By Aaron Blevins, 4/18/2013
Local couple is among those lobbying for urban beekeeping
A local couple is among a group of urban beekeepers striving for relaxed regulations on their trade, an effort that provides a sanctuary for bees, which pollinate 80 percent of the world’s plants.
In recent years, honeybees have been impacted by a phenomenon known as Colony Collapse Disorder (CCD), a problem that results in adult honeybees disappearing from their hives. The cause remains unknown, according to the U.S. Department of Agriculture.
“There’s so much adding to the problem that it can’t be any one thing,” Hancock Park resident Sean Austin said.
Austin, along with his fiancée Anne Marie Host, tends to bees at the HoneyLove sanctuary in Simi Valley, where Austin’s sister, Chelsea McFarland, runs the nonprofit conservation organization with her husband, Rob.
The McFarlands had been interested in honeybees, but it wasn’t until a swarm landed in their yard that they jumped into beekeeping, antennas first. Rob had learned of a Los Angeles beekeeping organization, Backwards Beekeepers, so he knew who to call to have the swarm removed.
“Rob was kind of overwhelmed and fascinated by how gentle the bees actually were and how easy and seamless the process was,” Chelsea said.
From there, the effort snowballed, Austin said. An avid outdoorsman, he was eventually invited by Rob to help with a 30,000-bee swarm in Mar Vista, and the beekeeping initiative stuck.
“The honeybee is a really interesting insect. They are way smarter than I thought they would be,” Austin said, adding that honeybees generally leave people alone unless they are agitated. He said it was “pretty surreal” to be disregarded by 30,000 honeybees. “It’s pretty interesting. The first time, I was definitely caught off guard.”
Austin said beekeeping suits are quite safe, so he’s only been stung about 15 times in more than two years, usually by a bee that sneaks into his shoe and stings him on the ankle.
“It’s so few and far between that I don’t even keep track,” he said. “[The stings don’t] really even swell.”
After a swarm is collected in a capture box, they are taken to HoneyLove in Simi Valley, which Austin described as a big, organic farm. Several HoneyLove employees, as well as volunteers like Austin and Host, tend to the bees.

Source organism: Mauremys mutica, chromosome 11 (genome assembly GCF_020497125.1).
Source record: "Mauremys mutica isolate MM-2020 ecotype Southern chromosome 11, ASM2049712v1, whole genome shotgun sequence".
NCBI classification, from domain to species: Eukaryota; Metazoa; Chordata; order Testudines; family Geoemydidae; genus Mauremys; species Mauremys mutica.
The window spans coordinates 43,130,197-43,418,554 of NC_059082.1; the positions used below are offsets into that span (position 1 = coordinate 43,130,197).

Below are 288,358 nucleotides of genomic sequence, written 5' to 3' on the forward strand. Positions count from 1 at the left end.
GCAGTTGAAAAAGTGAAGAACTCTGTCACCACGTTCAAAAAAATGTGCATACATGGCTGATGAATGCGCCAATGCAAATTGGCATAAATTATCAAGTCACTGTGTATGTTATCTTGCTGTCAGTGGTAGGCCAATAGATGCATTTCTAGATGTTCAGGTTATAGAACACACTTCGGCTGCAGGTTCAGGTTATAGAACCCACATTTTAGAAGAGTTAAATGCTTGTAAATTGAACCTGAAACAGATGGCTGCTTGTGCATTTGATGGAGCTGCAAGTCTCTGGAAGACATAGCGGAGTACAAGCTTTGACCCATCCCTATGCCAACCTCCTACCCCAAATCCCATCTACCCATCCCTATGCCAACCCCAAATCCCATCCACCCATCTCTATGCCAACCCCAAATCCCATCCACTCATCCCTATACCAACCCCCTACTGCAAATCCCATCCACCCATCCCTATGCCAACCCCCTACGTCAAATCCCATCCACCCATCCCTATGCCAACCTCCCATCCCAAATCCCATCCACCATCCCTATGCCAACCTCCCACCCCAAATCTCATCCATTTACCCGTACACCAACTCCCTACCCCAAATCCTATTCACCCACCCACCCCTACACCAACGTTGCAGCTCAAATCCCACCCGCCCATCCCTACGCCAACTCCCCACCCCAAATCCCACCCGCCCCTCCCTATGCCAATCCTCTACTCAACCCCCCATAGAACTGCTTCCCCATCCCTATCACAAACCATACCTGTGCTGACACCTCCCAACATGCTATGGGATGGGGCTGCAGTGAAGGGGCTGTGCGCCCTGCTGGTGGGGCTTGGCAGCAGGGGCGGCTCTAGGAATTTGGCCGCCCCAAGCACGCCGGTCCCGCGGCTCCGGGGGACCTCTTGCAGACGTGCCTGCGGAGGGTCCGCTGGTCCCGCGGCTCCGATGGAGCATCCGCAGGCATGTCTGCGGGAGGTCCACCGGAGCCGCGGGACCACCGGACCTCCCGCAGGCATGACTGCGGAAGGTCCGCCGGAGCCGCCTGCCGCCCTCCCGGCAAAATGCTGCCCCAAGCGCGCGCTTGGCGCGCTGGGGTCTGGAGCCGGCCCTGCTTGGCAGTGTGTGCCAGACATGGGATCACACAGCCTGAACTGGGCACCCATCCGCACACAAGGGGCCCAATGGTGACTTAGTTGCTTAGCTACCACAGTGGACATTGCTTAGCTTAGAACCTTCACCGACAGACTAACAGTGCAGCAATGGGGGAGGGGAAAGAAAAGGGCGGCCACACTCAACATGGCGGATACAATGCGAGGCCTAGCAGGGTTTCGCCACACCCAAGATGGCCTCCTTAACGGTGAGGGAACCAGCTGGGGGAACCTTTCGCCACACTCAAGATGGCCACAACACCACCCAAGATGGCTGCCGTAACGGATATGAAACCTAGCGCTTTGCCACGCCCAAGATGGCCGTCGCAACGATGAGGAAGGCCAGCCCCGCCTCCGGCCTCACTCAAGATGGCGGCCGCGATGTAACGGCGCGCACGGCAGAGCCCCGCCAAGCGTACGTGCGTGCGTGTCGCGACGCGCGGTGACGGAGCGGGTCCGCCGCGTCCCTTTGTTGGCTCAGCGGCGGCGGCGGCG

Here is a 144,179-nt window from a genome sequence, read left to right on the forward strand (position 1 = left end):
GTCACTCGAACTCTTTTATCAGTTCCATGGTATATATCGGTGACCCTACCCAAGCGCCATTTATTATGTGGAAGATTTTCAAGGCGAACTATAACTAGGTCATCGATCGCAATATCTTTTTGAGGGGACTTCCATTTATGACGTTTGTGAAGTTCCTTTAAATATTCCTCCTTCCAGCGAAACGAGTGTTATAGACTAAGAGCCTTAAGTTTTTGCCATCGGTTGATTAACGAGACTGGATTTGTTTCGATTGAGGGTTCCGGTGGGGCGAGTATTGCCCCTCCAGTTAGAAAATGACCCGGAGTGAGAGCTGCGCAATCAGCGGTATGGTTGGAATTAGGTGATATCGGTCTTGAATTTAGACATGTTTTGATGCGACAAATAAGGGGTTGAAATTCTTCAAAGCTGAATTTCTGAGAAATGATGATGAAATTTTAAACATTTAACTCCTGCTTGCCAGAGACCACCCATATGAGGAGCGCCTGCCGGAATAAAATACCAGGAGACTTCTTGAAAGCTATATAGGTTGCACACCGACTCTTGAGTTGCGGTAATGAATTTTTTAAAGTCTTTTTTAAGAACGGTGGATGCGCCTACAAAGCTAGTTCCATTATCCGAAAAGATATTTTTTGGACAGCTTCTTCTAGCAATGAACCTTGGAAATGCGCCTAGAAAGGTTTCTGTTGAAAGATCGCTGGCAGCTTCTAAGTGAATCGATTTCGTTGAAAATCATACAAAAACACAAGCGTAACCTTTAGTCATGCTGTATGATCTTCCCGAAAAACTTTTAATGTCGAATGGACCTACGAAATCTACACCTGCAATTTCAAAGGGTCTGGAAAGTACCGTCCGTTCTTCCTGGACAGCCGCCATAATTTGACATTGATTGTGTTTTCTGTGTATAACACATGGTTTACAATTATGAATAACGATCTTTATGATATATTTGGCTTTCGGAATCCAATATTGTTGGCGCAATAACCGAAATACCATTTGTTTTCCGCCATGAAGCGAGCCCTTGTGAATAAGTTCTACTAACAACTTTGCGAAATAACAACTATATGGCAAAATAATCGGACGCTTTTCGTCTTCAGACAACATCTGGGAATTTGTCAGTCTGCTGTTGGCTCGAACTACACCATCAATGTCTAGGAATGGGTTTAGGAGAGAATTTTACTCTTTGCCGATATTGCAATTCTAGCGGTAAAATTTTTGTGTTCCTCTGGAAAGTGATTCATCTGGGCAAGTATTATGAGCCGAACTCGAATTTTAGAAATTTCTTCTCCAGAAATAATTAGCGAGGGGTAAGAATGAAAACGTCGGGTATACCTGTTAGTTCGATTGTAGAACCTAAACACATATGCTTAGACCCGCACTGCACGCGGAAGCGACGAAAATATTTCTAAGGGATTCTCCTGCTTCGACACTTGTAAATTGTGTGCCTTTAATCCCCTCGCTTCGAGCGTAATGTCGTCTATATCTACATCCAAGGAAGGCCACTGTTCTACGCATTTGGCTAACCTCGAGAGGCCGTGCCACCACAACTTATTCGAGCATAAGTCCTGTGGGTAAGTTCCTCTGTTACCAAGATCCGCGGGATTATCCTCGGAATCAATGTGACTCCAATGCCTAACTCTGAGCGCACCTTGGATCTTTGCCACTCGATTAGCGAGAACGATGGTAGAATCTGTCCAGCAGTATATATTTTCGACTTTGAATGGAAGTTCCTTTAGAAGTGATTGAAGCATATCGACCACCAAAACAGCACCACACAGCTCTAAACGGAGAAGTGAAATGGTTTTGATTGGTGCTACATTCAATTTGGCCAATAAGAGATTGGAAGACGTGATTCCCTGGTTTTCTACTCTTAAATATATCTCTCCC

“They like being up there,” he said. “That organic farm is Rodeo Drive for them.”
Contrary to popular opinion, honeybees thrive in urban environments, as long as it is a private space, Chelsea said. She said larger farming operations truck bees in, use pesticides and feed them high-fructose corn syrup, all of which is stressful to bees.
Such pesticides are rarely used in private gardens, and certainly not in the same quantities as large agricultural operations, Chelsea said. And without bees, many backyard gardens would be worthless, she said.
“The bees is our city are kind of our last hope, at least that’s what we think at HoneyLove,” Chelsea added. “We call it the last refuge of the honeybee.”
As far as Los Angeles law is concerned, there is no real place for the bees to exist, Chelsea said. She said the city’s only policy on bees calls for exterminators to destroy them if a swarm shows up.
Soon after becoming enveloped in their new trade, the McFarlands began a campaign to raise awareness and officially legalize urban beekeeping. Chelsea said several major cities allow it, as do local communities such as Santa Monica and Redondo Beach.
She said the effort is important to honeybees, which are being adversely affected by CCD. Agricultural officials have projected that as many as 50 percent of the world’s population of bees will die off as a result, Chelsea said.
“It’s not actually getting better, it’s getting worse,” she added.
So far, several municipalities have been supportive. In May, Councilman Bill Rosendahl drafted a motion to have the city formally support beekeeping initiatives in the city and decrease the inhumane removal of the insects. Chelsea said the motion is now in the city’s Planning and Land Use Committee.
Although some people may be concerned about living near a beehive, there are likely nine to 11 colonies of bees living in Los Angeles right now, she said.
“We’re actually cohabitating with bees right now,” Chelsea said. “The bees are really thriving in Los Angeles.”
Austin said he and his fiancée would keep bees at their home near Larchmont Boulevard if they could.
“It’s actually a really cool pest,” he said.
While people continue to sign HoneyLove’s petition on change.org and vie for legalized beekeeping, HoneyLove goes to schools and educates children about the necessity of honeybees.
“A lot of fear around bees comes from early childhood experiences,” Chelsea said, adding that her nephew was recently stung by a wasp, and he now has an aversion to bees. “We need kids to grow to like bees.”
Next, HoneyLove and its supporters will undergo a pesticide-free movement. Chelsea said that once a person thinks about the smallest common denominator — the honeybee — their concern for the environment increases substantially.
“Bees are the gateway drug to a sustainable lifestyle,” she added.
For information, visit www.honeylove.org. To report a swarm, contact the Backwards Beekeepers bee rescue hotline at (213)373-1104.